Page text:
On February 8, the Telecom Regulatory Authority of India (TRAI) ruled in favour of preserving net neutrality in India.
And Mark Zuckerberg just released his first official statement on the ruling:
His status has been shared more than 4,000 times in less than 15 hours.
Everyone in the world should have access to the internet.
That's why we launched Internet.org with so many different initiatives -- including extending networks through solar-powered planes, satellites and lasers, providing free data access through Free Basics, reducing data use through apps, and empowering local entrepreneurs through Express Wi-Fi.
Today India's telecom regulator decided to restrict programs that provide free access to data. This restricts one of Internet.org's initiatives, Free Basics, as well as programs by other organizations that provide free access to data.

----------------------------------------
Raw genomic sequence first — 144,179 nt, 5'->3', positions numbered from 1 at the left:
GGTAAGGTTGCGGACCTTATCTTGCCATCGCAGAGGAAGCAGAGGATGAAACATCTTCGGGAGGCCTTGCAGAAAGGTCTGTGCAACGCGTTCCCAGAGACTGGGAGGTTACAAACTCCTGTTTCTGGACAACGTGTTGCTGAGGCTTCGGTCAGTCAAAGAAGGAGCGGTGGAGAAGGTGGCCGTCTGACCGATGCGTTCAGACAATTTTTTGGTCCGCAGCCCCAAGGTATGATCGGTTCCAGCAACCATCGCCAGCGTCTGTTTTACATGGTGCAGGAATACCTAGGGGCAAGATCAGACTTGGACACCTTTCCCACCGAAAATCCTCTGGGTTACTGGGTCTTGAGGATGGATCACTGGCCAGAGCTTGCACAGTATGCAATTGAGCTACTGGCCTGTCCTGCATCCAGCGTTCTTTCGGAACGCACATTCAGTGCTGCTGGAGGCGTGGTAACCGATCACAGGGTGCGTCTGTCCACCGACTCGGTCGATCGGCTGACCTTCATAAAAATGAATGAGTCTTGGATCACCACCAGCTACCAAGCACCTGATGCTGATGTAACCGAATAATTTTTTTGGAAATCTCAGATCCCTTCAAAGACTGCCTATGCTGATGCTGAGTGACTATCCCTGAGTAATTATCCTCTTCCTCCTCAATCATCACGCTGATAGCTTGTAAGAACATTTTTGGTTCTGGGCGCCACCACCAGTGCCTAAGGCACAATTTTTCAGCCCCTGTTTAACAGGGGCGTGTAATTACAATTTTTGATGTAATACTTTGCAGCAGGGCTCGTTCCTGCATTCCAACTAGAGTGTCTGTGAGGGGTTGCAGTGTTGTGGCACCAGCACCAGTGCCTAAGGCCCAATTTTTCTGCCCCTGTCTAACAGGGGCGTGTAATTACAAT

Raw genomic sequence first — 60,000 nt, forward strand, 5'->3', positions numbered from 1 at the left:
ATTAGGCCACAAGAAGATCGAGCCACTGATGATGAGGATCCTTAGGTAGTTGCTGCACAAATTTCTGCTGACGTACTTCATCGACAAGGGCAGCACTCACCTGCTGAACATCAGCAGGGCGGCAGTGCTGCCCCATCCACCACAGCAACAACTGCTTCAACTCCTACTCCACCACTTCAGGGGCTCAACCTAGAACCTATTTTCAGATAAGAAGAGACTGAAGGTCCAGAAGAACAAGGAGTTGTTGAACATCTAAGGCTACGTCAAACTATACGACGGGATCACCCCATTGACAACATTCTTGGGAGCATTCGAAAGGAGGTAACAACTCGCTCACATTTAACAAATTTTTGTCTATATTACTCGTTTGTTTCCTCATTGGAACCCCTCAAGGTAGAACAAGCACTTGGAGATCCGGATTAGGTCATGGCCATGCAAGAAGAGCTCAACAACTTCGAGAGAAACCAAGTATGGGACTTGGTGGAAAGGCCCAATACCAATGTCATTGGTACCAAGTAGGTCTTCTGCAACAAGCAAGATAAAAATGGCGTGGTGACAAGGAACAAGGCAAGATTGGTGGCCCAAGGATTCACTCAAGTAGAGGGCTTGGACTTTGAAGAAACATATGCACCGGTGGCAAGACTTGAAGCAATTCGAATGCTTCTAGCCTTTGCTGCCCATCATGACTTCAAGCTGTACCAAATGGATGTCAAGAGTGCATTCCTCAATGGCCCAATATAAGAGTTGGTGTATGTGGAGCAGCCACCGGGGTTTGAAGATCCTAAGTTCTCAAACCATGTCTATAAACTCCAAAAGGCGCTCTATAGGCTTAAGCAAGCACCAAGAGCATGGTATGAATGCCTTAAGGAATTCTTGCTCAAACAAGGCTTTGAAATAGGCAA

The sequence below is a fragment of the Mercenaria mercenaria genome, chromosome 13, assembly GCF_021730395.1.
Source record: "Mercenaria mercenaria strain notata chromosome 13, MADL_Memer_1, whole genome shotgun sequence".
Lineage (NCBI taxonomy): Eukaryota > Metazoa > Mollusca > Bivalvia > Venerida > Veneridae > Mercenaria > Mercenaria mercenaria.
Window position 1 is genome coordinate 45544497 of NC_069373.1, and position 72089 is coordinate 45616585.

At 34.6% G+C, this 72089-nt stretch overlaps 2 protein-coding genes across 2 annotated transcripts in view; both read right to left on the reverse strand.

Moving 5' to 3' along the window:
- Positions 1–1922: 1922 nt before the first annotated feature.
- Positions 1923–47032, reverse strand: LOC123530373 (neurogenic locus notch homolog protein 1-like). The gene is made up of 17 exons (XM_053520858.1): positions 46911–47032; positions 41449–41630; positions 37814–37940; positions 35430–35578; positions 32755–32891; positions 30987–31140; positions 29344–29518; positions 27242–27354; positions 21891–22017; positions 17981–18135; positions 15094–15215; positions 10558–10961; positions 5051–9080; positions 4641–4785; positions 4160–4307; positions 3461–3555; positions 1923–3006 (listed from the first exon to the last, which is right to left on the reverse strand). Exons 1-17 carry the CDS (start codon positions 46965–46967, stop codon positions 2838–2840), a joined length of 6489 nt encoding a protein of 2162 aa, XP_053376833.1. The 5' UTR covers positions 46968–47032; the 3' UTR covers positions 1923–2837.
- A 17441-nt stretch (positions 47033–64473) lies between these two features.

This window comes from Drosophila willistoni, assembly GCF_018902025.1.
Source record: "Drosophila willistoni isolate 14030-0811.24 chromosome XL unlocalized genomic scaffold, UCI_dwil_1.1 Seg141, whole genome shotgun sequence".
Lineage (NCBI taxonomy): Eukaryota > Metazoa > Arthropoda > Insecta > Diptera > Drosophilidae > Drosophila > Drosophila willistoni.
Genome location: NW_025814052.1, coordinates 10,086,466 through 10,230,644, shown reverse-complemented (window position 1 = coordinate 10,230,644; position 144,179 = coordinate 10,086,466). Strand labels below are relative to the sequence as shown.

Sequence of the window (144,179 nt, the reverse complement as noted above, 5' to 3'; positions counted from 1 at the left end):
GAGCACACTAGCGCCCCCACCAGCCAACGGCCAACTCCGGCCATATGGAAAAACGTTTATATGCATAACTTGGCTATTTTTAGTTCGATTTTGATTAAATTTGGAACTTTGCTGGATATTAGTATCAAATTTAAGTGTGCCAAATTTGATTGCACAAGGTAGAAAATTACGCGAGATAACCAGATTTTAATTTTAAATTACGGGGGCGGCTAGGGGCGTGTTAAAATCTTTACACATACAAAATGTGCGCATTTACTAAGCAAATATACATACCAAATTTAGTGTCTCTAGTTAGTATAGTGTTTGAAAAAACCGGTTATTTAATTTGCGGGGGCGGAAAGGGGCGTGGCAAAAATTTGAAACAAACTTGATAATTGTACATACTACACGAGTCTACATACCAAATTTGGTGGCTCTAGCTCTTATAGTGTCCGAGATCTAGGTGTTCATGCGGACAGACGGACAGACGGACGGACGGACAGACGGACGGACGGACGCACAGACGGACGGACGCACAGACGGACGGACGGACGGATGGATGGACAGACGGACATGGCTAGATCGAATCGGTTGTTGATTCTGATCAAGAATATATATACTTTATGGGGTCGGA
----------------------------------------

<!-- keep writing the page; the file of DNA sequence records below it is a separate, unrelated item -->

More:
While we're disappointed with today's decision, I want to personally communicate that we are committed to keep working to break down barriers to connectivity in India and around the world. Internet.org has many initiatives, and we will keep working until everyone has access to the internet.
Our work with Internet.org around the world has already improved many people's lives. More than 19 million people in 38 countries have been connected through our different programs.
Connecting India is an important goal we won't give up on, because more than a billion people in India don't have access to the internet. We know that connecting them can help lift people out of poverty, create millions of jobs and spread education opportunities. We care about these people, and that's why we're so committed to connecting them.
Our mission is to make the world more open and connected. That mission continues, and so does our commitment to India.